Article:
Imperialist conspiracies to seize control of natural resources and to dominate peoples of distant lands are in full swing. Apart from the Iraqi debacle, the events unfolding in the former Spanish colony of Equatorial Guinea, on the West African coast, are particularly instructive.
The discovery of huge oil deposits there in recent years, on the mainland and offshore, has been a catalyst for profit-driven proponents of imperial conquest. Some of their agents were caught red-handed last spring.
Government investigators have established that dozens of mercenaries and co-conspirators planned to oust President Teodoro Obiang Nguema Mbasogo through the use of assassination and brute force. The coup plot unraveled when a planeload of 60 South African mercenaries and weapons were discovered by airport security on the tarmac of Zimbabwe’s Harare International Airport on March 7, en route to Equatorial Guinea.
But that is just the tip of the iceberg. Evidence is mounting that British Prime Minister Tony Blair and U.S. Defense Secretary Donald Rumsfeld were both aware of the plot’s outlines months before it began to unfold.
In a statement given to lawyers in Equatorial Guinea, and reported by the British newspaper The Observer, Johann Smith, a former commanding officer in the South African Special Forces, said that he “submitted a report in December 2003 of what I discovered [about the plot] to Michael Westphal of the Pentagon. … I expected the U.S. government to take steps to warn Equatorial Guinea or to stop the coup. This was also my expectation as regards the British government, which I warned through two Secret Intelligence Service (M16) people I knew.”
Michael Westphal is U.S. deputy assistant secretary of defense in charge of special operations and combating terrorism.
British Foreign Secretary Jack Straw denied prior knowledge of the coup conspiracy as recently as last August. In November, however, he conceded he knew quite a bit more. The British Parliament has called for an investigation.
The trial proceedings against the coup plotters have taken place in Malabo, the nation’s capital, and in Zimbabwe and South Africa, as well. The sentences handed out range from one year to 64 years. A political opponent to President Obiang, Severo Moto, who maintains a government-in-exile with his own appointed cabinet in Spain, received a 64-year sentence in absentia.
Mark Thatcher, an alleged financier of the coup plan, faces trial in South Africa. He was detained as he was about to flee his home in Capetown, and is presently under house arrest. A very wealthy man, Thatcher is the son of former British Prime Minister Margaret Thatcher.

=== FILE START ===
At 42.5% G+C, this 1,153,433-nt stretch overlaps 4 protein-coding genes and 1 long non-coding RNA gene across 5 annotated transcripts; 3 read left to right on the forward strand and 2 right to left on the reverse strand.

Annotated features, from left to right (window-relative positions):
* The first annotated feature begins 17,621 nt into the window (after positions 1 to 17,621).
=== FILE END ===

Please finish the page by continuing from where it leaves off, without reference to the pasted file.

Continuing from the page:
Equatorial Guinea gained political independence in 1968, under the presidency of Francisco Nguema. Opposition parties were banned in 1970, and Nguema declared himself president for life in 1972. In 1979, Lt. Col. Teodoro Obaing, his nephew, initiated a coup d’etat, and has been in power ever since.
The country’s leadership is notorious for its corruption and for committing human rights abuses and torture. The recent trials in Malabo were criticized by Amnesty International as unfair “in view of serious procedural flaws and the admission of confessions allegedly extracted under torture.” An alleged co-conspirator of the coup attempt died in custody under questionable circumstances.
Before the discovery and extraction of its oil, the country’s economy was primarily based on agricultural exports, namely cocoa, coffee, and timber. Today, about 90 percent of Equatorial Guinea’s export revenue comes from oil, with output at about 360,000 barrels a day.
Whether its oil revenue has benefited the indigenous population is highly questionable. The government’s finances are anything but transparent, and its share of oil revenues (most of which is kept by the oil monopolies) has been estimated to be as low as 15 percent. Most of the population lives in extreme poverty and lacks electricity, running water or adequate nutrition.
From the vantage point of the imperialist West, however, the flow of oil remains paramount. An estimated 15 percent of U.S. oil imports come from Africa, with Nigeria, Angola, and Equatorial Guinea at the top of the list.
Ron Bunyon is a reader in Philadelphia. He can be reached at firstname.lastname@example.org.